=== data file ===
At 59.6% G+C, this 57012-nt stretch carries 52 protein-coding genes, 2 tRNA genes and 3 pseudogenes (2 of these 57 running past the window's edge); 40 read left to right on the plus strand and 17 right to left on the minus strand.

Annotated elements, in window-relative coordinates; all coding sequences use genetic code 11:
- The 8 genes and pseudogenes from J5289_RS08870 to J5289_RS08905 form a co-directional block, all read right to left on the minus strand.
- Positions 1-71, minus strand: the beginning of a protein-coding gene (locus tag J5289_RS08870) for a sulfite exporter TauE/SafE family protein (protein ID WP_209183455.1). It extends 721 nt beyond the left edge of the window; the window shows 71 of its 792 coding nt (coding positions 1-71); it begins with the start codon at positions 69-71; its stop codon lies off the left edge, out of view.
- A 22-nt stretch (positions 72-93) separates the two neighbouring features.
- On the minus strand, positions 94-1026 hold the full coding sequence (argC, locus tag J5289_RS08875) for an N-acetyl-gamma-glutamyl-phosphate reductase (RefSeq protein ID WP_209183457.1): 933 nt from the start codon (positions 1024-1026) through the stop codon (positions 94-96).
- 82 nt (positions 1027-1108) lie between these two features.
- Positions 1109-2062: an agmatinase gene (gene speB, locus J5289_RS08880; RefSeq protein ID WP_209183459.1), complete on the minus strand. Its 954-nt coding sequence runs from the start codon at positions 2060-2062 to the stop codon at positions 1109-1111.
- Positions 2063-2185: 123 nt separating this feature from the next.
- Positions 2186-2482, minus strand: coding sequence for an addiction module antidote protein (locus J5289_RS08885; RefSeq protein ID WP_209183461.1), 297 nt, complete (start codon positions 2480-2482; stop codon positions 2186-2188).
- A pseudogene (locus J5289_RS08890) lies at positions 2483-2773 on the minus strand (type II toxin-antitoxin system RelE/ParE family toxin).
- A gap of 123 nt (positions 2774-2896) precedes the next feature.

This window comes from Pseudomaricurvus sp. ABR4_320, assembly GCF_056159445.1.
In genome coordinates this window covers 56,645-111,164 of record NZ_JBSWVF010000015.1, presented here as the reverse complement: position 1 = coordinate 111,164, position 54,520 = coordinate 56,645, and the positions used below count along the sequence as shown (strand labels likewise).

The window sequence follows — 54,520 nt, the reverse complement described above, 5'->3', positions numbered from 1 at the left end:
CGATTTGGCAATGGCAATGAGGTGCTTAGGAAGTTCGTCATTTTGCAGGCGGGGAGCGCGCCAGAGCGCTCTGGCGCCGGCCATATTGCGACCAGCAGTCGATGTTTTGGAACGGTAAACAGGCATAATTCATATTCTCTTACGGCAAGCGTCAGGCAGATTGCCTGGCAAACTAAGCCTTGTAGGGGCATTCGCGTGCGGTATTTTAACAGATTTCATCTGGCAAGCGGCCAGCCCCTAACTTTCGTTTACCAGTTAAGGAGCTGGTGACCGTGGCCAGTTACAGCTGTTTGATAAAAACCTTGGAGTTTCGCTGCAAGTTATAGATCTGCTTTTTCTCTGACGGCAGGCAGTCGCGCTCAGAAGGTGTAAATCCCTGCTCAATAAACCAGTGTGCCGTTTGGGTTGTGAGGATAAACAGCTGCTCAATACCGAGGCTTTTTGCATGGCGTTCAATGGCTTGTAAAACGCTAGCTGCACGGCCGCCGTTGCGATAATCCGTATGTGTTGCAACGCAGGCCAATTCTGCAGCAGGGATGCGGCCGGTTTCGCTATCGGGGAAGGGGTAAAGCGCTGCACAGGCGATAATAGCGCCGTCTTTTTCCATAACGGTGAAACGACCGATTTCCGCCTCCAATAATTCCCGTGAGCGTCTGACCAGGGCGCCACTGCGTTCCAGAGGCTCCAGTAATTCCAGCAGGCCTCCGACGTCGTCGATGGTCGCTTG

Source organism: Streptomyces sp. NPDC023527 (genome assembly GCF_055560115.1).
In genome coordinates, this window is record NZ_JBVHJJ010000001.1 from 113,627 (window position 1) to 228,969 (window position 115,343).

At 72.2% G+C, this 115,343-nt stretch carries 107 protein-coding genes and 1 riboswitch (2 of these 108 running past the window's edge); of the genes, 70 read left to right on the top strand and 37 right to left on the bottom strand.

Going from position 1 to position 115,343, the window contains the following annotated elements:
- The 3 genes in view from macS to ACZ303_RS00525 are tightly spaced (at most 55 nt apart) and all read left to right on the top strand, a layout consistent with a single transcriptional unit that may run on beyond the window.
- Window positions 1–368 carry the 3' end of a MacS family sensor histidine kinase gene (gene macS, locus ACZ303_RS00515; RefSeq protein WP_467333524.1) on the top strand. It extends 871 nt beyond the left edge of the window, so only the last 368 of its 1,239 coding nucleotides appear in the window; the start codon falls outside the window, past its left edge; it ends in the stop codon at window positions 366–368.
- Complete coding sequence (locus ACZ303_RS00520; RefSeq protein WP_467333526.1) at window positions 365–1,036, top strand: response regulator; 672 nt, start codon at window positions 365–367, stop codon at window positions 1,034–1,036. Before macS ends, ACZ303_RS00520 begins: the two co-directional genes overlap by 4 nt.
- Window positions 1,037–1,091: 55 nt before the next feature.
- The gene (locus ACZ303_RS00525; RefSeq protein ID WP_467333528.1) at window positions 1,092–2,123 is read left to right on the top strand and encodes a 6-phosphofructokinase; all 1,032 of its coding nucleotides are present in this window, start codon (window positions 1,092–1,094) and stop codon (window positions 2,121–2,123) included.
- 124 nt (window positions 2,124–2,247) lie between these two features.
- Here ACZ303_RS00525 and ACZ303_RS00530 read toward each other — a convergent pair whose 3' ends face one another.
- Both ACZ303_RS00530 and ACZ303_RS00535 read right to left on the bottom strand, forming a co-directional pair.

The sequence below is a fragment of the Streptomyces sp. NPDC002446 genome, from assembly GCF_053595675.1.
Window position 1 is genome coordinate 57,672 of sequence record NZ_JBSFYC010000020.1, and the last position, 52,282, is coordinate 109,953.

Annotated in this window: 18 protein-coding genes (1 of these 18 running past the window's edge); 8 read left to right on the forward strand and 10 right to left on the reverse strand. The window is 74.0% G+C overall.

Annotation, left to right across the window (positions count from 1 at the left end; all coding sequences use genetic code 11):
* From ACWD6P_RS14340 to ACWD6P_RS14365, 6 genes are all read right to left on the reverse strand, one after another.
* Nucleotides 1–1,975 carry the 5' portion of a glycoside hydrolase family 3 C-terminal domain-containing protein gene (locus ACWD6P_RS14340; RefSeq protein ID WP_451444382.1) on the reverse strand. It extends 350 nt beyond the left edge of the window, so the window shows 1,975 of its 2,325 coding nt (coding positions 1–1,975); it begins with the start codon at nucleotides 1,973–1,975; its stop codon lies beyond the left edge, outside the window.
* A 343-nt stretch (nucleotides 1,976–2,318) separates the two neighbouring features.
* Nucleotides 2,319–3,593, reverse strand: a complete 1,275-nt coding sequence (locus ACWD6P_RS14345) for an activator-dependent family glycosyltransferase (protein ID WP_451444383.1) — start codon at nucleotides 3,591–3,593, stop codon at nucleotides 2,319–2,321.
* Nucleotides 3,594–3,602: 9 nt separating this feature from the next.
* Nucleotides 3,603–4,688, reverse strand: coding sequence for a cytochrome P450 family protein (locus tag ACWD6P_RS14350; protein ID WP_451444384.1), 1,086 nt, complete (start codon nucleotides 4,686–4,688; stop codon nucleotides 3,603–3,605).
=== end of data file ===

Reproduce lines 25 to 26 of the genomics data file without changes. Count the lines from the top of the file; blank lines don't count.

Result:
- The gene (locus ACZ303_RS00525; RefSeq protein ID WP_467333528.1) at window positions 1,092–2,123 is read left to right on the top strand and encodes a 6-phosphofructokinase; all 1,032 of its coding nucleotides are present in this window, start codon (window positions 1,092–1,094) and stop codon (window positions 2,121–2,123) included.
- 124 nt (window positions 2,124–2,247) lie between these two features.